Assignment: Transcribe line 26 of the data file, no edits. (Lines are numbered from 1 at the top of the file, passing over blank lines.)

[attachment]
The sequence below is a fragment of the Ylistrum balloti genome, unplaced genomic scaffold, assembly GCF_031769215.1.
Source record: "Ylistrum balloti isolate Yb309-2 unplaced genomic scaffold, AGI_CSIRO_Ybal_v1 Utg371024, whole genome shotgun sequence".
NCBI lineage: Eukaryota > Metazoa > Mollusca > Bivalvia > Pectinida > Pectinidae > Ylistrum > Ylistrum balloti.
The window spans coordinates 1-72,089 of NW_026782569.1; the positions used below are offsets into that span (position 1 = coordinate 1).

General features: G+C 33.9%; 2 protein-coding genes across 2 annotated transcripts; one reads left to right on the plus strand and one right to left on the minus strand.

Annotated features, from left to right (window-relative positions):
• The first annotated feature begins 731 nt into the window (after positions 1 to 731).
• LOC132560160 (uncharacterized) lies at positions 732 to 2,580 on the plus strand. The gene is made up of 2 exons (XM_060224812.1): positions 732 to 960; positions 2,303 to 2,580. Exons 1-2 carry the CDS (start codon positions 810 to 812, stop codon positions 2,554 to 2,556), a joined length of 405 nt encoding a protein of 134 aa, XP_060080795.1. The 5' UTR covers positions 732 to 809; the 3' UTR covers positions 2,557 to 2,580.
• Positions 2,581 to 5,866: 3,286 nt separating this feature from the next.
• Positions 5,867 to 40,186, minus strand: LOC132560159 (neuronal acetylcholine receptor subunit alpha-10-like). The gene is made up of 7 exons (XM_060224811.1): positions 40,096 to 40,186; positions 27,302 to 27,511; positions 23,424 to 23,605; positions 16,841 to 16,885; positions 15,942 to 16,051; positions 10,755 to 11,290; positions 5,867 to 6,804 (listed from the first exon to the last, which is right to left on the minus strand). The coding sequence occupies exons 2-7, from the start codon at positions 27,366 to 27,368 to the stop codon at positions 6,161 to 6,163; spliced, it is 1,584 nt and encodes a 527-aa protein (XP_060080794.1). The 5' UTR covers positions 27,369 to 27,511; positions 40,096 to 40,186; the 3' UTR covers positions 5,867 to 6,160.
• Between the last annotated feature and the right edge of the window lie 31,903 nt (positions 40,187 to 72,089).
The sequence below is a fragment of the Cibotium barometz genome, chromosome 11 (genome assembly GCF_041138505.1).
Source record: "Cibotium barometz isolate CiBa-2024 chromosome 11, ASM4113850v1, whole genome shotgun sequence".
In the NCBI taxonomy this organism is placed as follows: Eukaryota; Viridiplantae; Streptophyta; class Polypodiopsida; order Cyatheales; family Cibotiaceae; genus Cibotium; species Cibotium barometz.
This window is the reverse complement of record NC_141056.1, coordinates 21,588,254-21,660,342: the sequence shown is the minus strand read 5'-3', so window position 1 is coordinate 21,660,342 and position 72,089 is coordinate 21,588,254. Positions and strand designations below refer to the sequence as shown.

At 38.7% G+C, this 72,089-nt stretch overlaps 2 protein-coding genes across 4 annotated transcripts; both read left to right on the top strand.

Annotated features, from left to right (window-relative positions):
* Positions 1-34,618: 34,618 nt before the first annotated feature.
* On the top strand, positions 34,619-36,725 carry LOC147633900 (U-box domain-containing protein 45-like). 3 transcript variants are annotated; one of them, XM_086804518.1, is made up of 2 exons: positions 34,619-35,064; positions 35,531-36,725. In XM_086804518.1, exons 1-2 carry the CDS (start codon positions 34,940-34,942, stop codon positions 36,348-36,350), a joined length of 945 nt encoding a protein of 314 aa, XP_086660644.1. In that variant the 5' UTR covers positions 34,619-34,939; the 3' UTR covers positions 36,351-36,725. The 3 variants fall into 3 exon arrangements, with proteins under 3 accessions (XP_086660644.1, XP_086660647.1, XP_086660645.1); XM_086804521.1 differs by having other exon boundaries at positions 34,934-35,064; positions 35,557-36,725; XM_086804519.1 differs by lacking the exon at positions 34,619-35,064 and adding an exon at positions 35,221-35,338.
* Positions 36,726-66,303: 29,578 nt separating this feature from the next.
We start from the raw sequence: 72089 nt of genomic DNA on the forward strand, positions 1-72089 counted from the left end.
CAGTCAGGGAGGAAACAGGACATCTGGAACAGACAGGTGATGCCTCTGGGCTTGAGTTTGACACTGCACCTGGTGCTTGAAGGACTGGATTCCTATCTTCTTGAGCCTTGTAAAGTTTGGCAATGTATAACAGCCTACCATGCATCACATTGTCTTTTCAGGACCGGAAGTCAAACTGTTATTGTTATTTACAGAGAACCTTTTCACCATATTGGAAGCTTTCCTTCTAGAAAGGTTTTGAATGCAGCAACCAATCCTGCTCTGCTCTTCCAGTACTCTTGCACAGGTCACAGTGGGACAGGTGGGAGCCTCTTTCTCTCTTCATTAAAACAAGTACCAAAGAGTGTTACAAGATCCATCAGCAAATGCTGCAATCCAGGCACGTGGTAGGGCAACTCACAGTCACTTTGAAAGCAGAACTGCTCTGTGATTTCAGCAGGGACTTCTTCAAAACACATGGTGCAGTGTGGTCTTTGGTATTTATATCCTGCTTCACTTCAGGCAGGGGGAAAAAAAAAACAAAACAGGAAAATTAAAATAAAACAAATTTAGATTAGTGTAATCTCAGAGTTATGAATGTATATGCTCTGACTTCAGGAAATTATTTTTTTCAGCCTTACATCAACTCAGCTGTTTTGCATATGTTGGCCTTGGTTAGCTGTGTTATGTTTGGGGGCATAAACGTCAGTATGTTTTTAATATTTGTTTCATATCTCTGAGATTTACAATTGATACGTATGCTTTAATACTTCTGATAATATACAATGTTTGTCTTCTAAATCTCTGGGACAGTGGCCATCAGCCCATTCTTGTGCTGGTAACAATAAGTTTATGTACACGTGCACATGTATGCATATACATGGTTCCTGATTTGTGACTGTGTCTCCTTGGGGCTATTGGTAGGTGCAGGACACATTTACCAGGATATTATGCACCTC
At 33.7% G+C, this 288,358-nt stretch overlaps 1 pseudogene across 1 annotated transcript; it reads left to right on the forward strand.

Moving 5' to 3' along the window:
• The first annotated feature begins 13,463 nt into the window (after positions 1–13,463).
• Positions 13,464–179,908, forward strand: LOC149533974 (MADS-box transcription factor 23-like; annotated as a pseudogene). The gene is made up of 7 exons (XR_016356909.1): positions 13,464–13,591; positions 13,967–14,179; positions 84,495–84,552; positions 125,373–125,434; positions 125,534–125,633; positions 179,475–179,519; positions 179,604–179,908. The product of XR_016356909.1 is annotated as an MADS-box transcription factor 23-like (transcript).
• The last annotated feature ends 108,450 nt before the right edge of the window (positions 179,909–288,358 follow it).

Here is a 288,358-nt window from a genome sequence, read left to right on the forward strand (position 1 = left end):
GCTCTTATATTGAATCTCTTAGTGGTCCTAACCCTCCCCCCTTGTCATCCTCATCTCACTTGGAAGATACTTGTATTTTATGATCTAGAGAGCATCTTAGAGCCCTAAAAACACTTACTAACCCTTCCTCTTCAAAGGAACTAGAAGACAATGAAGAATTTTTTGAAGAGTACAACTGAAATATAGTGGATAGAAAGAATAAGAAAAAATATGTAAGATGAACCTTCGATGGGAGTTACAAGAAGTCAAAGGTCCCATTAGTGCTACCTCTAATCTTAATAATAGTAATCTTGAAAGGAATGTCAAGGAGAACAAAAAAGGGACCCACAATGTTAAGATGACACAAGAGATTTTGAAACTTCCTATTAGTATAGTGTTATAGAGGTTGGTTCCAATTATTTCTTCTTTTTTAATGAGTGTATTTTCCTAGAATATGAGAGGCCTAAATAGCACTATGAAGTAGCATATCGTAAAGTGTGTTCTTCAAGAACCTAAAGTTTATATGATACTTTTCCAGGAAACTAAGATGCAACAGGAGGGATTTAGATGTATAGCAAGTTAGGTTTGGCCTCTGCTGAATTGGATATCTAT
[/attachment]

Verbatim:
• Positions 13,464–179,908, forward strand: LOC149533974 (MADS-box transcription factor 23-like; annotated as a pseudogene). The gene is made up of 7 exons (XR_016356909.1): positions 13,464–13,591; positions 13,967–14,179; positions 84,495–84,552; positions 125,373–125,434; positions 125,534–125,633; positions 179,475–179,519; positions 179,604–179,908. The product of XR_016356909.1 is annotated as an MADS-box transcription factor 23-like (transcript).